No Child’s Job Is To Heal The Parent(s)

Emotional incest, covert incest, parentification & parentalizing.  All describe the same abusive behavior & a topic I’ve written about before.  When a parent treats their child as an equal rather than their child, expecting that child to listen to their woes, tales of marital discord, details of their sex life, &/or expecting their child to care for them in ways such as cooking & cleaning for them well beyond what is age appropriate, it damages the child psychologically.  The child in this situation often grows up anxious, depressed, lacking healthy relationship skills, feels guilt for things they aren’t responsible for & may even have issues with addiction.  Often at the very least, they choose very poorly suited romantic partners.

Sadly, parentalizing is barely discussed in a negative light.  Many people see a child & her parent behaving in this way & praise their “close” or “loving” relationship.  They even tell the child how lucky she is to have a mom who loves her so much, how she has to be strong for her mom or other similar comments.  And, when the child, no matter the age, does something that upsets her parent or *gasp* thinks of herself first, she is labeled unappreciative, selfish, a spoiled brat & more.  This lays even more unnecessary guilt on that child, & it is absolutely unfair!

Let’s get one thing straight.  No one is responsible for anyone else’s emotions.  Yes, someone you love can make you feel happy, sad, angry, etc. sometimes, but that doesn’t mean they are in control of your emotions.  YOU ARE!  This is especially true for children.  Children need to be children, not their parent’s emotional caregiver!

When a parent is abandoned by someone they love, & the only person close to them is their child, it can be understandable they reach out to their child for comfort & companionship.  That doesn’t make it right, though!  Children are growing up – that is enough responsibility on their little shoulders!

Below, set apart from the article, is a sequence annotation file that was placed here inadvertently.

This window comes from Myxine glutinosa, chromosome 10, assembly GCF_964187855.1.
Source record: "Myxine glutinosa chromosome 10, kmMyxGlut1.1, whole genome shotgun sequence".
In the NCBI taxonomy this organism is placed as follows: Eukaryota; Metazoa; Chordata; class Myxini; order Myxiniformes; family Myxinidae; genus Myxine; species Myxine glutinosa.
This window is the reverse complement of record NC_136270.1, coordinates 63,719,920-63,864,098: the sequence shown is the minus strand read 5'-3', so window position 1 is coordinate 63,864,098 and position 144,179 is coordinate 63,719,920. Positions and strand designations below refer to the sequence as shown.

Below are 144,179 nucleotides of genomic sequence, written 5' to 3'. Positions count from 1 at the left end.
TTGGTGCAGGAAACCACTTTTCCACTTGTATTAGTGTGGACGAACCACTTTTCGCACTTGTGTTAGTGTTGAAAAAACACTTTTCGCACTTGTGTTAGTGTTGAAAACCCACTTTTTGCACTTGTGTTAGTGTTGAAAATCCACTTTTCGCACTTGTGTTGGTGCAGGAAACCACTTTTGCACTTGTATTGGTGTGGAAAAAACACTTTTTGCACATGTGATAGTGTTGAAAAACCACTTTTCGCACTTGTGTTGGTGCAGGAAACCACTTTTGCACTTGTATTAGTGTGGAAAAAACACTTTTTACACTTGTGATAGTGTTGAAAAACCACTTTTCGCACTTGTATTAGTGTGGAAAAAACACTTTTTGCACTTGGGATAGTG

Children also didn’t ask to be born.  It’s not their fault if the parents couldn’t maintain a healthy & loving relationship.  Making the child feel that they must step into the role of that other parent is cruel, abusive & unfair!

If you grew up in this sort of situation, my heart goes out to you.  I am so sorry for the pain & suffering you have been through.  Having been there myself I know it is a miserable situation.

If it is still happening, you’re going to have to set some serious boundaries with your parent.  Change the subject as soon as you start to feel uncomfortable.  Tell your parent you’re leaving or hanging up the phone if she insists on talking about your other parent that way, then follow through with your threat if need be.

Whether the abuse is still happening or not, you’re going to need to heal from the damage done.  Pray.  Get angry.  Cry.  Remind yourself what was done to you was unfair & undeserved.  Write in a journal.  Talk to a trusted friend or therapist.  Do whatever helps you to heal!

You can heal from the effects of emotional incest.  It takes time & work, but it can be done.  xoxo


Filed under Abuse and the Healing Journey, Mental Health, Narcissism

17 responses to “No Child’s Job Is To Heal The Parent(s)

  1. Profound, and brilliant as usual. And just what I needed today.

    Liked by 2 people

  2. Great post, Cynthia. Parentification. Yes, it is abusive. And got it from both parents.

    It starts with my earliest memories. Two years old, and my parents are arguing and yelling at each other. Then my dad picks me up and holds me on his lap. “Linda still loves me, even if nobody else does,” he says. This happened many times.

    My mother did similar things, plus she confided in me as though I were her best friend. Four years old, and she is telling me all the romantic details about her former boyfriend, her “true love” that she dated before she met my dad. By the time I was twelve, I knew many details about my mother’s sex life, which I never wanted or needed to know. Sick, is what that is!

    Liked by 2 people

  3. Love love love!!! Soooo true! This was my life with my mom.

    Liked by 1 person

  4. I agree with “get angry” – something most of us were not allowed to do – especially if female. There is power in anger, not that we have to act it out on someone. Just write your angry, rageful thoughts, throw rocks, swing a bat, golf club, whatever feels great to discharge that pent up angst, those words that were silenced, the hate for your situation, for your parents. Anger needs expression, it is a catalyst to transform your power. I write about anger, a lot. I have plenty but now it works for me rather than against me. I process it maturely when it arises. Great read, gets people talking and thinking.

    Liked by 2 people

Leave a Reply

Please log in using one of these methods to post your comment: Logo

You are commenting using your account. Log Out /  Change )

Google photo

You are commenting using your Google account. Log Out /  Change )

Twitter picture

You are commenting using your Twitter account. Log Out /  Change )

Facebook photo

You are commenting using your Facebook account. Log Out /  Change )

Connecting to %s